I think the real problem is that many people a) mistake their opinions for fact and b) don’t consider things that they don’t like art .

I walked into an art museum around two years ago with a friend. We spent about an hour there being impressed by centuries of art. And then I walked into a particular section of the museum. My immediate thought was, “What on earth?” I tilted my head to the side like a confused poodle trying to make sense of what I was seeing. I had stumbled into the “modern art” section of the museum.

Honestly, most of it didn’t do it for me. I am not arrogant enough, however, to think that it won’t for someone else. Just because I feel like a certain painting could have been done by a drunk three-year-old does not negate that painting’s value as art.


This was sold for $60 million! I don’t know what the person who bought this is experiencing, but I think they need drugs to do it.

Art is subjective, which means that it’s different for every person. I don’t think that just saying that will make video games art, but I do think that it’s worth thinking about.

By the way, even Ebert later changed his mind about video games. He eventually conceded that video games could be considered art to some people and even said that maybe someone would make one that would satisfy him. He conceded these points in a condescending way only he could manage, but I give him points for conceding it none the less.

In conclusion, I think video games qualify as art (again, only my opinion, but hey, art is subjective, right?). I also think those who think video games are not art are wrong (my opinion too). Furthermore, I think those who give their opinions as facts without, well, facts, and then demonize people who disagree with them are jerks.

This post is getting long, but I want to end with one final thought. I spent 1,000+ words on this topic, but the truth is that it doesn’t really matter to me. Whether or not video games are art is probably not a big issue to most games either. We don’t play games because they are art. We play them because they are fun. Whether or not video games can be classified as art is irrelevant, really. Whether we enjoy them or not is the real question, and one that can only be answered by each individual gamer. Enjoyment is subjective too.

So forget about intellectual theories (unless that’s something you enjoy) and go out there and enjoy your play-through of Skyrim, Batman: Arkham Assylym, Civilization V, or even Goat Simulator if that’s what gets you going.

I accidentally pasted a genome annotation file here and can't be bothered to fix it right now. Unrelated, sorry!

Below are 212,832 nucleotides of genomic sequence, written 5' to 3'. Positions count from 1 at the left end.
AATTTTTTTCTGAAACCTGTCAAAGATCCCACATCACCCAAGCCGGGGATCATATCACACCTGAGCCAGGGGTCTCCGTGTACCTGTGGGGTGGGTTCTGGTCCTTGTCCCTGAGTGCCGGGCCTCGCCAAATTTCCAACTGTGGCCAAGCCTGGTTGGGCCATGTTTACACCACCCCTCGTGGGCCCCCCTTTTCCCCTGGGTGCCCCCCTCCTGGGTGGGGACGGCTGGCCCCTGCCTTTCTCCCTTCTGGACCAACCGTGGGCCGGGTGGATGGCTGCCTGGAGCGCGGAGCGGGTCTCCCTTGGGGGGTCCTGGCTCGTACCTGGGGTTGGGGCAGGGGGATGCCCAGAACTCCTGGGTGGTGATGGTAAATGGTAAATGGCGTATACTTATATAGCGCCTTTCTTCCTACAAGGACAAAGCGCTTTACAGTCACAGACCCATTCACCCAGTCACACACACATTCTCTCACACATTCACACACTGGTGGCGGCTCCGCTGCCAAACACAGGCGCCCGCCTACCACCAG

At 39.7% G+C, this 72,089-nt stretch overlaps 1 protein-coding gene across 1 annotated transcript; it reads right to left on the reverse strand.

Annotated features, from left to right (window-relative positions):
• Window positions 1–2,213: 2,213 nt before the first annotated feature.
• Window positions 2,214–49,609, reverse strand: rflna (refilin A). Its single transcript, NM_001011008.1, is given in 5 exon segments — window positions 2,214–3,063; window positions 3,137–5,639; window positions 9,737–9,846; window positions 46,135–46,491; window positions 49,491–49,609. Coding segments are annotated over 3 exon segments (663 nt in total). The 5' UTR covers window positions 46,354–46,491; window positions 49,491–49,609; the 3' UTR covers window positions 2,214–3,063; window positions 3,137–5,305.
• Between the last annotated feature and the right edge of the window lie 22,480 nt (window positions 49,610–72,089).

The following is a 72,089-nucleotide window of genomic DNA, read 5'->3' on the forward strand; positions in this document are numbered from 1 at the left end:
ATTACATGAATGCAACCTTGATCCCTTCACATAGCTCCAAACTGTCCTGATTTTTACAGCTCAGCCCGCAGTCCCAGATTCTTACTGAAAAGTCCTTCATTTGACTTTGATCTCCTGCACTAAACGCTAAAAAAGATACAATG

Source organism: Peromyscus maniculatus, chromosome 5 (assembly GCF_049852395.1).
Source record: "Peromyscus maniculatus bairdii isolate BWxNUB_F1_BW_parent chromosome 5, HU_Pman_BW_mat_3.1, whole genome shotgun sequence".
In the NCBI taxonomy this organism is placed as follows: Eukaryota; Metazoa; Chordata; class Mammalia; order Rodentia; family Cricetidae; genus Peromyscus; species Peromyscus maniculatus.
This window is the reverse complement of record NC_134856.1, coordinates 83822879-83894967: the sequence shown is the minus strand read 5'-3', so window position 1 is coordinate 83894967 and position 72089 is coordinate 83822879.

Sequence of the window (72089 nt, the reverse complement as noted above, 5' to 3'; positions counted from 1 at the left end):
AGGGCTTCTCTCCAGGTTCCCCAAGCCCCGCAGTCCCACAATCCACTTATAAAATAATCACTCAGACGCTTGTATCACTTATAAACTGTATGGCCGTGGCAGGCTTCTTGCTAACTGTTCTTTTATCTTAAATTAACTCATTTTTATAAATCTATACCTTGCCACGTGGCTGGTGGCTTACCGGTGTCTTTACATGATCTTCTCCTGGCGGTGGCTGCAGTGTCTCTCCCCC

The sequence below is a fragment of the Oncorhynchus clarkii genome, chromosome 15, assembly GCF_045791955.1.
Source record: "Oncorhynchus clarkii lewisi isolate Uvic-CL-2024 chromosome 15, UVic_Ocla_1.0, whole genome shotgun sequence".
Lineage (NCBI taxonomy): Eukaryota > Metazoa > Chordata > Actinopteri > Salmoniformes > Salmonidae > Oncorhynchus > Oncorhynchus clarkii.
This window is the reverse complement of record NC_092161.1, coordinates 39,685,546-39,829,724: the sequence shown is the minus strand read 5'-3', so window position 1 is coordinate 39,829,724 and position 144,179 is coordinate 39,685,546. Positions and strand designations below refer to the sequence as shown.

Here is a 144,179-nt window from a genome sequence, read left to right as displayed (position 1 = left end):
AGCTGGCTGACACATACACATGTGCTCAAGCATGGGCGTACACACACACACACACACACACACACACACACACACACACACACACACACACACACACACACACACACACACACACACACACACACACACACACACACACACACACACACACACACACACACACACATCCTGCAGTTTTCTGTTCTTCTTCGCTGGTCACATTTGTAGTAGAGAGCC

Don’t ever let someone tell you you can’t enjoy something just because they think it’s worthless, or lowbrow.







7 thoughts on “Are Video Games Art?

  1. Paul-NL says:

    Really great article here. I can never really understand how people can say that video games can’t be considered as art. Games have moved and stirred emotions within me that have been long dormant. If games like Shadow of the Colossus or Journey can’t be art, what can?

  2. kellyfornian says:

    I am kind of curious about why you consider so much time building an impressive case for why video games are art (or at least, why it doesn’t make sense to believe a man who’s never played video games when he says they’re not art) and then end it it with “In conclusion, I think video games qualify as art (again, only my opinion…)”. You’re right in saying that whether or not you happen to like a particular game, or painting, or piece of music, is subjective – an opinion, based purely in your emotional response to something. Clearly, if just disliking something isn’t grounds for writing it off as art, then there must be something MORE going on in what makes something art than just our subjective, opinion-based, liking or disliking of it. Maybe we should count something as art if it shows excellent craftsmanship AND provokes deep thought or emotion? These are not the stuff of opinion, and are independent of liking or disliking a particular work. If you evaluated particular video games in light of this criteria, many of them would have to be recognized as art.

    • I think that’s one good way to look at art. But then, “art” is such a fuzzy concept. I agree that there must be something more, but I’m not really sure what it would be. We had a long conversation in my philosophy class about the concept of objective beauty and came to a similar conclusion. There’s got to be something that makes things beautiful beyond opinion, but we weren’t really sure what it was.

  3. I agree video games are art! In my opinion, confining the idea of what art is to either good/bad or high art and low art really defeats the purpose of what art is supposed to be, a free creative human expression. I also agree that there are multiple things that make video games art, from their visuals to the animation process it really is a super cool new art form.